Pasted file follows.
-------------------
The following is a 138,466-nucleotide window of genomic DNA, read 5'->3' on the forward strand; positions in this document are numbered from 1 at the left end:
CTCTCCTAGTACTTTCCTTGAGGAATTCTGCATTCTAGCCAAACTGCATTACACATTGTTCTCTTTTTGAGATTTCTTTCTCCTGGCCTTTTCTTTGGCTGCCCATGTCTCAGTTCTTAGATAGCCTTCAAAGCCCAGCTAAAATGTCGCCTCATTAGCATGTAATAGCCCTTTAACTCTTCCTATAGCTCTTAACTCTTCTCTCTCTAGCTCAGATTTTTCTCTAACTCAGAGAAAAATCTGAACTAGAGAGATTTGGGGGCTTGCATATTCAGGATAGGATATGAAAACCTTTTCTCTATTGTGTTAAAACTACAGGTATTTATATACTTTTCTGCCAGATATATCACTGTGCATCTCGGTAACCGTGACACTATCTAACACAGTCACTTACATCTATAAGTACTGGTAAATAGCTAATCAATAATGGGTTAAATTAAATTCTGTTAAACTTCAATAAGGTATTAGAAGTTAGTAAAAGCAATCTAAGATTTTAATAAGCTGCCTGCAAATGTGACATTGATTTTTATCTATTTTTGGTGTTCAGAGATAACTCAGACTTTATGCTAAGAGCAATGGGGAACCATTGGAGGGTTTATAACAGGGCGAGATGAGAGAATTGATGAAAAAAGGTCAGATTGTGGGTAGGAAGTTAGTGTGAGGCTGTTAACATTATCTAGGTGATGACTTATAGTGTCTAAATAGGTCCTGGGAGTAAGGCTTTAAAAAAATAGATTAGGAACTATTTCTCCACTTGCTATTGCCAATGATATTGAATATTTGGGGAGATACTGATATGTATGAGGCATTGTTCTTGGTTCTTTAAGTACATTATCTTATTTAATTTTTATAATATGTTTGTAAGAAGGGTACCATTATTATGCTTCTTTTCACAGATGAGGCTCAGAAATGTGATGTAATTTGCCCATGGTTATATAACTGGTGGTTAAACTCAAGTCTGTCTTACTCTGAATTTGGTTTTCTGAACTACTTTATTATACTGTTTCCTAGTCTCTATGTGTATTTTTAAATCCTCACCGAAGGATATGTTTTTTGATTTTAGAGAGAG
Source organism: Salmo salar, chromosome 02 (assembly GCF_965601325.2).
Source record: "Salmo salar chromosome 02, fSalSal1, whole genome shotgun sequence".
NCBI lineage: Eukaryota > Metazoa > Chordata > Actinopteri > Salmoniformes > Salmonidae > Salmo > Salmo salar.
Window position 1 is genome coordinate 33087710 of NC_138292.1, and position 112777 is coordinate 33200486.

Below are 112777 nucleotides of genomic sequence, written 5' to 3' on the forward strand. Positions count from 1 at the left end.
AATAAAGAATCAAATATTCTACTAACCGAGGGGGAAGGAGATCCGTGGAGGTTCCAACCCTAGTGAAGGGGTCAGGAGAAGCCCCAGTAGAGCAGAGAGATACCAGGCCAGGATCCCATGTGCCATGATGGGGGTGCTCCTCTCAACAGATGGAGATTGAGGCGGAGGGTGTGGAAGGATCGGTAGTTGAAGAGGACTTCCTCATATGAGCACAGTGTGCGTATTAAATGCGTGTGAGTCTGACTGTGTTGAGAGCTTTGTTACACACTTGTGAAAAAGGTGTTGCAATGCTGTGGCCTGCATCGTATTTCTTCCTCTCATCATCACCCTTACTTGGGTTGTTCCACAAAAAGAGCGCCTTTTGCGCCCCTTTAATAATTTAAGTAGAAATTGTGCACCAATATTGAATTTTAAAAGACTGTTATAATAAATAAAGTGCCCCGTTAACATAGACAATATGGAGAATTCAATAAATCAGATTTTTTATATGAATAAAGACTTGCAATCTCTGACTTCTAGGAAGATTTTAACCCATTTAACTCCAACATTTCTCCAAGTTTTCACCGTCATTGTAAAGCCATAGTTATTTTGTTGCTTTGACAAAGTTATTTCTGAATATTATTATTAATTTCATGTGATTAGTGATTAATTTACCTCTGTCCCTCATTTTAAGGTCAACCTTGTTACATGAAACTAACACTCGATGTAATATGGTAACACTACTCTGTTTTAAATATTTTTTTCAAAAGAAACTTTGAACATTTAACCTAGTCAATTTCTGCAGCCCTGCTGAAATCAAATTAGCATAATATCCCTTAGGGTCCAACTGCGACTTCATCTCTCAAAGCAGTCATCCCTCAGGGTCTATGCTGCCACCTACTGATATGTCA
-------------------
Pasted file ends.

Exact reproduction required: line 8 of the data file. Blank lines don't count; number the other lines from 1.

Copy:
AATAAAGAATCAAATATTCTACTAACCGAGGGGGAAGGAGATCCGTGGAGGTTCCAACCCTAGTGAAGGGGTCAGGAGAAGCCCCAGTAGAGCAGAGAGATACCAGGCCAGGATCCCATGTGCCATGATGGGGGTGCTCCTCTCAACAGATGGAGATTGAGGCGGAGGGTGTGGAAGGATCGGTAGTTGAAGAGGACTTCCTCATATGAGCACAGTGTGCGTATTAAATGCGTGTGAGTCTGACTGTGTTGAGAGCTTTGTTACACACTTGTGAAAAAGGTGTTGCAATGCTGTGGCCTGCATCGTATTTCTTCCTCTCATCATCACCCTTACTTGGGTTGTTCCACAAAAAGAGCGCCTTTTGCGCCCCTTTAATAATTTAAGTAGAAATTGTGCACCAATATTGAATTTTAAAAGACTGTTATAATAAATAAAGTGCCCCGTTAACATAGACAATATGGAGAATTCAATAAATCAGATTTTTTATATGAATAAAGACTTGCAATCTCTGACTTCTAGGAAGATTTTAACCCATTTAACTCCAACATTTCTCCAAGTTTTCACCGTCATTGTAAAGCCATAGTTATTTTGTTGCTTTGACAAAGTTATTTCTGAATATTATTATTAATTTCATGTGATTAGTGATTAATTTACCTCTGTCCCTCATTTTAAGGTCAACCTTGTTACATGAAACTAACACTCGATGTAATATGGTAACACTACTCTGTTTTAAATATTTTTTTCAAAAGAAACTTTGAACATTTAACCTAGTCAATTTCTGCAGCCCTGCTGAAATCAAATTAGCATAATATCCCTTAGGGTCCAACTGCGACTTCATCTCTCAAAGCAGTCATCCCTCAGGGTCTATGCTGCCACCTACTGATATGTCA